Before kicking off any discussion about cannabis and driving, let’s get straight in there and clarify that taking the wheel while stoned is totally unacceptable. Having said that, a look at some of the latest studies indicates that testing positive for THC may not increase a driver’s likelihood to crash.
Cannabis Impairs Driving
A raft of recent research has produced some interesting findings regarding the impact of cannabis on a person’s driving ability. For instance, a study that appeared last month in the journal JAMA Psychiatry indicated that getting high may impair driving skills for up to four and a half hours[i].
Half an hour after smoking pot, participants in the placebo-controlled clinical trial scored worse on a driving simulator programme than those who didn’t smoke. After an hour and a half, many of those who had consumed cannabis said they no longer felt stoned and would feel safe driving a car. However, their performance on the simulator told a different story as they continued to swerve out of their lane.
At three and a half hours, the difference in driving ability between the cannabis and placebo groups was “borderline”, while all impairment had worn off an hour later. These findings highlight the danger of getting behind the wheel while under the effects of weed. However, they don’t provide any evidence to suggest that the presence of THC in the blood contributes to reduced driving capabilities.
On the contrary, the study authors found no correlation between blood THC levels and driving performance at any time point. In a message to policymakers who may be thinking of criminalising all drivers who test positive for the substance, the researchers, therefore, insist that “per se laws based on blood THC concentrations are not supported.”
Cannabis, Driving And Car Crashes
A separate study published in December attempted to discern if people who test positive for THC are more likely to be involved in car crashes. To do so, they conducted a review of the existing literature on this topic, concluding that recent cannabis use is unlikely to have a major detrimental effect on a person’s driving unless they are actually intoxicated[ii].
The authors identified 13 separate studies linking THC blood concentrations with car crashes. Collectively, the data suggested that people who test positive are 37 percent more likely to be involved in an accident. However, the researchers note that all of these studies were blighted by biases.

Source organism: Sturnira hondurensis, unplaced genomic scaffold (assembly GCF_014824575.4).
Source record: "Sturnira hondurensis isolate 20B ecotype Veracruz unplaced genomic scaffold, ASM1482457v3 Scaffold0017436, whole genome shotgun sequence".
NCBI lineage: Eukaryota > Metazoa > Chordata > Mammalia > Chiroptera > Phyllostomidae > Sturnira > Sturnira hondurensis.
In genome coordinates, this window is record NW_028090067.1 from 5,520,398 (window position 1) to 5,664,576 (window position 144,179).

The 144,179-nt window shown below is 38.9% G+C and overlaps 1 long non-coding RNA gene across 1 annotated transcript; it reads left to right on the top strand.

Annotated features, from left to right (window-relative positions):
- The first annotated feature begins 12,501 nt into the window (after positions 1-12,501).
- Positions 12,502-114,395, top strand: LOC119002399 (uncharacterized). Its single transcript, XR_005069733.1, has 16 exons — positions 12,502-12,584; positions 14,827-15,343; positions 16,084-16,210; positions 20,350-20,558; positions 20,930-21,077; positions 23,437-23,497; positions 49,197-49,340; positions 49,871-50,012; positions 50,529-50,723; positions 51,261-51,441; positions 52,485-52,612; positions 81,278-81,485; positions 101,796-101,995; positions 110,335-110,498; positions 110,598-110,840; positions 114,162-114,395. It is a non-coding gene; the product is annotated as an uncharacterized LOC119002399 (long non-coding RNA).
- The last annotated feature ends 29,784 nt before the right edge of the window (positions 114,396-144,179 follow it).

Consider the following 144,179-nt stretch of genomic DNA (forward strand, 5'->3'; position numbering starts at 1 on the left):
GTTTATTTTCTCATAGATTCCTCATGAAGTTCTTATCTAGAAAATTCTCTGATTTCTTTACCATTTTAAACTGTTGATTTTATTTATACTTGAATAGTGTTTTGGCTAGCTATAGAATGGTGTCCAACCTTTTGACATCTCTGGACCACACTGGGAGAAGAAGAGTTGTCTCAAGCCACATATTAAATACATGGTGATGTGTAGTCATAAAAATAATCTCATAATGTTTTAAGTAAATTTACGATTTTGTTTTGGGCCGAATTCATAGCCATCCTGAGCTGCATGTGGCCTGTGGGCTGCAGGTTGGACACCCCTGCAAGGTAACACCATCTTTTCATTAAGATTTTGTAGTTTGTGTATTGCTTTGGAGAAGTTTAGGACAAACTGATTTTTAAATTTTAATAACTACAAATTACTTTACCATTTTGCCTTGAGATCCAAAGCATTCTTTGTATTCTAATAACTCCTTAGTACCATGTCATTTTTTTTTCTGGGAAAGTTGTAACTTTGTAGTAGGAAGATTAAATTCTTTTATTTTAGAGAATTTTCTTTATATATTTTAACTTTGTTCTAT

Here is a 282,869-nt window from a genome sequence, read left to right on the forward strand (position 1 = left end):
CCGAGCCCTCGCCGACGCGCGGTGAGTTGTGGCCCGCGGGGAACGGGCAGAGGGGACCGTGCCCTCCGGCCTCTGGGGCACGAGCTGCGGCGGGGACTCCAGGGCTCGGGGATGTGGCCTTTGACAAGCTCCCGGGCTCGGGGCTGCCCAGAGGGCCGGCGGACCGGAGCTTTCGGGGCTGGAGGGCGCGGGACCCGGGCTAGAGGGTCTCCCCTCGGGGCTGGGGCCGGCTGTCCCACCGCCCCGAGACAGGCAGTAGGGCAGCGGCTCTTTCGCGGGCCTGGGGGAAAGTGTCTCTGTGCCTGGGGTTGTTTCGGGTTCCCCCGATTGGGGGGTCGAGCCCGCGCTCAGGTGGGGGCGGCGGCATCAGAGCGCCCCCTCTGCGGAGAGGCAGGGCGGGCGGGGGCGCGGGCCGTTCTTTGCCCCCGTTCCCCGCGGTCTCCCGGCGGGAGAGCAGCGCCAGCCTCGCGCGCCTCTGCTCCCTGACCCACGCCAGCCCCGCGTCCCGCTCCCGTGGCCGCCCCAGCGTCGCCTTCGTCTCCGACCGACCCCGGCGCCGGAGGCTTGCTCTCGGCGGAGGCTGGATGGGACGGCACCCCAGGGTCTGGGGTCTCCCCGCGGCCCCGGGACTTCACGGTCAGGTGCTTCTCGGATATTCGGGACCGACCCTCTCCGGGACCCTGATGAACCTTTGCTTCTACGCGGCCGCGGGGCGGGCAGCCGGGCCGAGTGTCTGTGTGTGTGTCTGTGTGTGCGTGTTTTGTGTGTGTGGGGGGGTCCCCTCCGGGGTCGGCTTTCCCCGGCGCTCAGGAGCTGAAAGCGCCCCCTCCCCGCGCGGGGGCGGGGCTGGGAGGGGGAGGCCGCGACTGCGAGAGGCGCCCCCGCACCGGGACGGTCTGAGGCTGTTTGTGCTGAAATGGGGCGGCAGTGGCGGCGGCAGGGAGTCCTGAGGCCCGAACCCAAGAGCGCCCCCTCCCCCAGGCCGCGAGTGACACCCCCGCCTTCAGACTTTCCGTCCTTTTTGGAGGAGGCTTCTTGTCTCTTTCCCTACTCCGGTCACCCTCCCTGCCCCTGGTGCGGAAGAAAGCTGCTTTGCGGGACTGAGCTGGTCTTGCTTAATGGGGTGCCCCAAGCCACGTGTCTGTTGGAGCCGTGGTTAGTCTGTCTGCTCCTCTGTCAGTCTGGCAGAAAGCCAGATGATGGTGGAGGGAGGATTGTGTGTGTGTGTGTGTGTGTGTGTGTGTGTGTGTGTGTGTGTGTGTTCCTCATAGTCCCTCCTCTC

For instance, some failed to include a control group, while others neglected to consider certain key variables that may have contributed to drivers’ involvement in a crash. The authors, therefore, developed a tool to identify and filter out these biases.
After re-analysing the data using this tool, they found that recent cannabis use has no impact on a person’s driving and that those who test positive for THC are no more likely than non-users to cause a crash. In contrast, a blood alcohol level of 0.05 percent doubles the risk of being at fault for an accident.
Admittedly, this analysis did not examine the chances of causing a crash when driving under the acute effects of cannabis, and it’s likely that operating a vehicle while baked would increase a person’s likelihood of causing an accident. Nonetheless, the authors advise policymakers that “the removal of cannabis-presence driving offences should be considered (while impairment-based offences would remain).”
[i] Marcotte TD, Umlauf A, Grelotti DJ, Sones EG, Sobolesky PM, Smith BE, Hoffman MA, Hubbard JA, Severson J, Huestis MA, Grant I. Driving Performance and Cannabis Users’ Perception of Safety: A Randomised Clinical Trial. JAMA psychiatry. – https://jamanetwork.com/journals/jamapsychiatry/fullarticle/2788264
[ii] White MA, Burns NR. The risk of being culpable for or involved in a road crash after using cannabis: A systematic review and meta-analyses. Drug Science, Policy and Law. 2021 Dec;7:20503245211055381. – https://journals.sagepub.com/doi/full/10.1177/20503245211055381